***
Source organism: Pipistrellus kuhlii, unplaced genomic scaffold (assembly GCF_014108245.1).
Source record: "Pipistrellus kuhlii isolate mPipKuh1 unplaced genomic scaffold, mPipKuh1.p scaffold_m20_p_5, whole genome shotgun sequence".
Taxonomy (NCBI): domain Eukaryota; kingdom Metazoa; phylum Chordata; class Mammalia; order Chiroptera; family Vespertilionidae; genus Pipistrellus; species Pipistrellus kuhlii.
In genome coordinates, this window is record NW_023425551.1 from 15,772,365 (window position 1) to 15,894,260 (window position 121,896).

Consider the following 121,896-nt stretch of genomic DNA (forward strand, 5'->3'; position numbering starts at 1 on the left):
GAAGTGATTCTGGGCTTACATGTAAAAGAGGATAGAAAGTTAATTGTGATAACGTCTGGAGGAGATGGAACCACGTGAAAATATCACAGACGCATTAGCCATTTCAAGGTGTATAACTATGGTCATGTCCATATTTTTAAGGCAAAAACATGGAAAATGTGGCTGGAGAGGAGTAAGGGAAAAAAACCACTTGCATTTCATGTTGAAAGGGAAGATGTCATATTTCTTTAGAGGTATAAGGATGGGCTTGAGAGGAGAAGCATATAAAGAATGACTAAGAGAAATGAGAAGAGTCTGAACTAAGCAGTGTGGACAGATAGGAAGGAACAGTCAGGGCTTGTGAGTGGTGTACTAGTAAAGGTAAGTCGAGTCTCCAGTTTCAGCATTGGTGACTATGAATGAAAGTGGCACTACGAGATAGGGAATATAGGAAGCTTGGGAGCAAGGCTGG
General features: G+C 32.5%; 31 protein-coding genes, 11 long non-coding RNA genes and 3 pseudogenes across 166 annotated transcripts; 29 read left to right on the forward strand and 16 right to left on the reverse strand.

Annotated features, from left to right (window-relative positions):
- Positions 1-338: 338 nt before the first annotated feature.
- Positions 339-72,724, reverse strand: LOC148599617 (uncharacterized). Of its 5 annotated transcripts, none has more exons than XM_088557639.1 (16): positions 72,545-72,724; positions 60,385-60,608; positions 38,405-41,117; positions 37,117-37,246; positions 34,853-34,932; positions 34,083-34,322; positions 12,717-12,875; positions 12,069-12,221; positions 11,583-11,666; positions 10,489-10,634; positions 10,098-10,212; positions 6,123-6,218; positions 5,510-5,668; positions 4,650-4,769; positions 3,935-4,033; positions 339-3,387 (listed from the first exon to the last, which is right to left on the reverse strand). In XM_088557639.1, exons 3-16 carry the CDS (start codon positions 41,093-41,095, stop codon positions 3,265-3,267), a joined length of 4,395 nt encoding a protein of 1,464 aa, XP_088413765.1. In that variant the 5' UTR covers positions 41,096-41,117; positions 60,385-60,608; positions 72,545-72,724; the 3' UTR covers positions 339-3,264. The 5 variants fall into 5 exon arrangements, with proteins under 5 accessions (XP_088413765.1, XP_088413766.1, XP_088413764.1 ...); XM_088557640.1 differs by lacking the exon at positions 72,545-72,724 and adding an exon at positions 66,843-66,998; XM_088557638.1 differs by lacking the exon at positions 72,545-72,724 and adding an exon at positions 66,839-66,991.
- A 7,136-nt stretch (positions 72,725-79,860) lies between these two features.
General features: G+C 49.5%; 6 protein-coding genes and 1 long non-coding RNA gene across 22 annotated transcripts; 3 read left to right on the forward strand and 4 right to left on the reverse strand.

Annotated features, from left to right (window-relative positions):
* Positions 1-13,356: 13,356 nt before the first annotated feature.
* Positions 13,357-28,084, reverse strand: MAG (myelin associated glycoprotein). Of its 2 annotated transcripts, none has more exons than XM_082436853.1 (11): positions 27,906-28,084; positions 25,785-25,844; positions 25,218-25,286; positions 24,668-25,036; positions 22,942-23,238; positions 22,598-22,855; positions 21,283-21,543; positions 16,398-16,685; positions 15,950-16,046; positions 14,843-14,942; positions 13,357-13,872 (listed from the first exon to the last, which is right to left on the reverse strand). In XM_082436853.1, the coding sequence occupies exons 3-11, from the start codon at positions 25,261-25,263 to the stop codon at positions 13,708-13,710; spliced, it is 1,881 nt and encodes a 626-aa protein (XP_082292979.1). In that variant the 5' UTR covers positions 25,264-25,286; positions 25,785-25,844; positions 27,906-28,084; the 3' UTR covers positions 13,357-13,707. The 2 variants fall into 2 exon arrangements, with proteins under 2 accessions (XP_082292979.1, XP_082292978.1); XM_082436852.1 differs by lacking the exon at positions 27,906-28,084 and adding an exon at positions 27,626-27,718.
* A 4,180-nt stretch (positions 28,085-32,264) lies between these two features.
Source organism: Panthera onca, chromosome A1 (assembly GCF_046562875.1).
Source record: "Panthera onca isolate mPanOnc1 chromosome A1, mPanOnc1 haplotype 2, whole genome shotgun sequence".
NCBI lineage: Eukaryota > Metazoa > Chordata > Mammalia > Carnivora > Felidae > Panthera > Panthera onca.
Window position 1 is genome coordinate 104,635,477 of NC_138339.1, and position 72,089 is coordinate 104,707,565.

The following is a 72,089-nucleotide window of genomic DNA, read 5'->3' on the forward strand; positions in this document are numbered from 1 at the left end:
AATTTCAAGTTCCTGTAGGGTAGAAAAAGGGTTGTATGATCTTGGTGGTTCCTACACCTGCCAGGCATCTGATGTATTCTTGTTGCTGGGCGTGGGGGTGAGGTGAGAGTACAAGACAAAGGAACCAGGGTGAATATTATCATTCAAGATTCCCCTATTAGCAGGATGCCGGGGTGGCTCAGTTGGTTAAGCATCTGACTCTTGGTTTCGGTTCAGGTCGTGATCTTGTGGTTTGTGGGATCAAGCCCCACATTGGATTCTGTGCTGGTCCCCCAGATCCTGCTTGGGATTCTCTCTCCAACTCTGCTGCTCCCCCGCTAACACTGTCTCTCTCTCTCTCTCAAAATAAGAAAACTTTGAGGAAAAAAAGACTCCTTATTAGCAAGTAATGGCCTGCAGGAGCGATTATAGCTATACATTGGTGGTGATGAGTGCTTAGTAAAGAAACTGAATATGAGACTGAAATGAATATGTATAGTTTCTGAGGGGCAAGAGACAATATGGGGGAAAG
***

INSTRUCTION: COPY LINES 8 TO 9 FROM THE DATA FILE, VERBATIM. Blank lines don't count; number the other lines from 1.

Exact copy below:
Annotated features, from left to right (window-relative positions):
- Positions 1-338: 338 nt before the first annotated feature.